Nissan Promises Common Card for All Public EV Charging
The word “interoperability” doesn’t exactly roll off your tongue. Yet, for electric car owners, it describes something that’s beautiful and necessary: the ability to go to any public EV charging station with any car, and know that you’ll be able to refuel. Auto companies and charging networks have talked about making their systems interoperable, but so far, it’s been more of a noble idea than a reality.
Nissan helped the EV industry take a big step forward to a common public charging platform today when it announced that it will use a new “EZ-Charge card, a first-of-its-kind platform” to promote sales of the all-electric Nissan LEAF.
The main message from Nissan is that public charging—both DC quick charging and Level 2 240-volt refueling—could be free at many charging stations in key markets. In other words, to entice greater EV adoption, Nissan wants to throw in “free fuel” for two years, much the way that Tesla makes road trip recharging free for owners of the Model S.
However, unlike Tesla’s Superchargers, which are entirely owned and operated by Tesla Motors, Nissan relies on the various charging networks—such as ChargePoint, Blink, Aerovironment and eVgo—to play along. The biggest charging network, Chargepoint, in turn, has to get the owners of the charging station properties, to agree to the free offer. In some cases, Nissan might agree to offer “fuel subsidies” via a charging network to owners, to reduce but not entirely eliminate the cost of public charging.
One Card, One Step Closer
Simon Lonsdale, vice-president of business development for Chargepoint, told PluginCars.com, that 65 percent of its locations “are still free for the majority of the time.” However, a number of charging stations that had been available at no cost have started to require payment.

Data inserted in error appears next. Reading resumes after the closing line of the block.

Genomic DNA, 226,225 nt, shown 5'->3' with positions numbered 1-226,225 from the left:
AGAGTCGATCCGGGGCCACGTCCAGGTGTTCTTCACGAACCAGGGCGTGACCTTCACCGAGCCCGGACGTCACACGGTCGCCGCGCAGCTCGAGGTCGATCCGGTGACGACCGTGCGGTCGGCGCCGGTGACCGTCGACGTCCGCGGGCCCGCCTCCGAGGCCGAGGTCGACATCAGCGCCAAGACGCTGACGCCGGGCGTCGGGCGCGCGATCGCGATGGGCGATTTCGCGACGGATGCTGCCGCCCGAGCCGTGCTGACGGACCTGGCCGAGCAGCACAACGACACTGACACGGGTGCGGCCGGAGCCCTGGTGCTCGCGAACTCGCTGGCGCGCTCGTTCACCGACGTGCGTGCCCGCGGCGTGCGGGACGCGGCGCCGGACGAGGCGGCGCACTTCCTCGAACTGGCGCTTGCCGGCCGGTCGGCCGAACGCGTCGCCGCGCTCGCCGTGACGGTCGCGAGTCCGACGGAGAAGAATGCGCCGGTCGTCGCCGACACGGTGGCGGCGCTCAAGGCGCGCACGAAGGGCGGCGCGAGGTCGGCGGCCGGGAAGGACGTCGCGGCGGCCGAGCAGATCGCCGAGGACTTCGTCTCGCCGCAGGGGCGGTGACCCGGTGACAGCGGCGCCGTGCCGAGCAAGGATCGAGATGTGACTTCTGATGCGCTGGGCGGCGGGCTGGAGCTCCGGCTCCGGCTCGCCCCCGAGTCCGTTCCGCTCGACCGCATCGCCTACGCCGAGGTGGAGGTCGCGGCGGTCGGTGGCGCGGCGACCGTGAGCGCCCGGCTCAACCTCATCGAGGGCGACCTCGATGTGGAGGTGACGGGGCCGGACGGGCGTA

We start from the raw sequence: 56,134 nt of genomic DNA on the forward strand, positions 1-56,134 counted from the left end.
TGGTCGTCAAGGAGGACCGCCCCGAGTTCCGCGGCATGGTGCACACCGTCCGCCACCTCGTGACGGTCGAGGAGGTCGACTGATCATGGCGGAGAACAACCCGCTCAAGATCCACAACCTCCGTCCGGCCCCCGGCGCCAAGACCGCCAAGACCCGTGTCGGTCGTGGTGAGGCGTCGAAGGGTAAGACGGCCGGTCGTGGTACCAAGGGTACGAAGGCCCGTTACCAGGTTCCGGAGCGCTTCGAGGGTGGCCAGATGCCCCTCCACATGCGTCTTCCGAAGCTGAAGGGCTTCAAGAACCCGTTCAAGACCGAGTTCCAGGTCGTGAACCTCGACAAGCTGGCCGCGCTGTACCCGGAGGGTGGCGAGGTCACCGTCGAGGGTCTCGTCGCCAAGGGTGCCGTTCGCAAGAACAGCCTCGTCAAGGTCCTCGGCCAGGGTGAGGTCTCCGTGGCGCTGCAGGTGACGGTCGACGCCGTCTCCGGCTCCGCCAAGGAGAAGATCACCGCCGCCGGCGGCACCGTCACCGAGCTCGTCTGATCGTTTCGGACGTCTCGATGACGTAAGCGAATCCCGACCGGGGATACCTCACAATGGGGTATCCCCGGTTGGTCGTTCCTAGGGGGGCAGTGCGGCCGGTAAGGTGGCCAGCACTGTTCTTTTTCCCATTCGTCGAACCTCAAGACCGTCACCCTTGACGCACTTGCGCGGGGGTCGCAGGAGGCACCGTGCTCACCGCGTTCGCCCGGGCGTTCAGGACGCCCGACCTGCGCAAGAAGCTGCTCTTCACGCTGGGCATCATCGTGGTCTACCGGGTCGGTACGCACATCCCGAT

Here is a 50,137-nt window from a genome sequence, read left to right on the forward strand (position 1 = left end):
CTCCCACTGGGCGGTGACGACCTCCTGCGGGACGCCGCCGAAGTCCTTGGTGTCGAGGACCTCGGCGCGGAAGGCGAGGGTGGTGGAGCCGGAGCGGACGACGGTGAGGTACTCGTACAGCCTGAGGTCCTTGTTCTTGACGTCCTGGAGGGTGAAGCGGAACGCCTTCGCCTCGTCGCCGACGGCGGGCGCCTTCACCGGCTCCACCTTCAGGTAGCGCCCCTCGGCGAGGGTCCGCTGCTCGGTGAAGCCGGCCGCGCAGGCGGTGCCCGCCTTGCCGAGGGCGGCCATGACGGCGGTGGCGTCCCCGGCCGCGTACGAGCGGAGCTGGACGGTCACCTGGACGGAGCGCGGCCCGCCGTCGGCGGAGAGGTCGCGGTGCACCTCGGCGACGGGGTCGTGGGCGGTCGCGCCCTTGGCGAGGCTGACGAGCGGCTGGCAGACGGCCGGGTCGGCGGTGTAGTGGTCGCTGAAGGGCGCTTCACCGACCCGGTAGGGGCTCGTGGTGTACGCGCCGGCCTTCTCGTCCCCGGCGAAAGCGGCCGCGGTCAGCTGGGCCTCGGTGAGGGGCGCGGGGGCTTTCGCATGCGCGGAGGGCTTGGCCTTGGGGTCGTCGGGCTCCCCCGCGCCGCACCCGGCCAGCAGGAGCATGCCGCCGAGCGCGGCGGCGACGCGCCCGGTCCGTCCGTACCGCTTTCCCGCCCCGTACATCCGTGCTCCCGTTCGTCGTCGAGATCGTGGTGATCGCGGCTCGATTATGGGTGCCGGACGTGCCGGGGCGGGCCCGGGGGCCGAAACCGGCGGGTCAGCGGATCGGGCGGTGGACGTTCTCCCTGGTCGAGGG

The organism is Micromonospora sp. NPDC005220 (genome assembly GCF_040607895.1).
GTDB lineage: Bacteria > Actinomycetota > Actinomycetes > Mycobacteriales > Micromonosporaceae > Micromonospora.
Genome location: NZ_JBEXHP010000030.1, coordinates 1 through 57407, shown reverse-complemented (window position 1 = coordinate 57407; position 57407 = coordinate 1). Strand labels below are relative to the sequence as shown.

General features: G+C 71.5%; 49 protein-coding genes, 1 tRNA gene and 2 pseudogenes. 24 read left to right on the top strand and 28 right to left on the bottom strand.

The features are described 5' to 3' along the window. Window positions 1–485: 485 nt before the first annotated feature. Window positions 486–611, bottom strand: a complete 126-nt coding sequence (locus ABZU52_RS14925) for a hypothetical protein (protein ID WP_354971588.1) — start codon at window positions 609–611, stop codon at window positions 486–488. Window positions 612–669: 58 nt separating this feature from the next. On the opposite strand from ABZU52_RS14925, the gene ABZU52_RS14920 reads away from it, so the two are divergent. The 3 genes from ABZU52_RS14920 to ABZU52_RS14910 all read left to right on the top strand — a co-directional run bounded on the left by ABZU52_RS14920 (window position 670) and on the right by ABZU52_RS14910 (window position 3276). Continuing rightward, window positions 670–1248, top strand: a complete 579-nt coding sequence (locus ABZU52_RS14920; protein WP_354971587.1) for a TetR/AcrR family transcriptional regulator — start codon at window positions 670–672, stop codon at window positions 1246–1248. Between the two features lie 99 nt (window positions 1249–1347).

Lonsdale said, “We don’t want to take control of how much is charged. The station hosts choose their business model.” The capability for Nissan to continue offer free charging is more possible than it was before the birth of the common card, but all the dots have not yet been connected.
In addition, it’s still necessary for EV drivers to enroll in memberships in each of the different multiple networks. But after this is completed, a single card in your wallet can get the juice flowing at all participating networks. So, while free (or even common) charging is not yet ubiquitous for LEAF owners, their wallets will soon be liberated from the burden of multiple cards.
Nissan is the first to promote a branded charging card that comes with the purchase of the vehicle, but the underlying technology—an open protocol—would be available to other auto companies. "It’s open to all carmakers," said Lonsdale. "I can't see a reason why everyone wouldn't want to be a part of this. All EV drivers will benefit."
Lonsdale said that ChargePoint, soon after the Nissan program is launched, is expected to issue a map with information about which of its locations will participate. EV drivers who use more than one network will likely rely on a variety of sources to find more information—including when charging is free.
Nissan’s "No Charge to Charge" will launch using the EZ-Charge card on July 1, 2014, in 10 of the top markets for Nissan LEAF sales, including San Francisco, Sacramento, San Diego, Seattle, Portland, Ore., Nashville, Phoenix, Dallas-Ft. Worth, Houston and Washington, DC. The "No Charge to Charge" offer and EZ-Charge card will be provided retroactively to buyers in these markets who purchased their LEAF on or after April 1, 2014.
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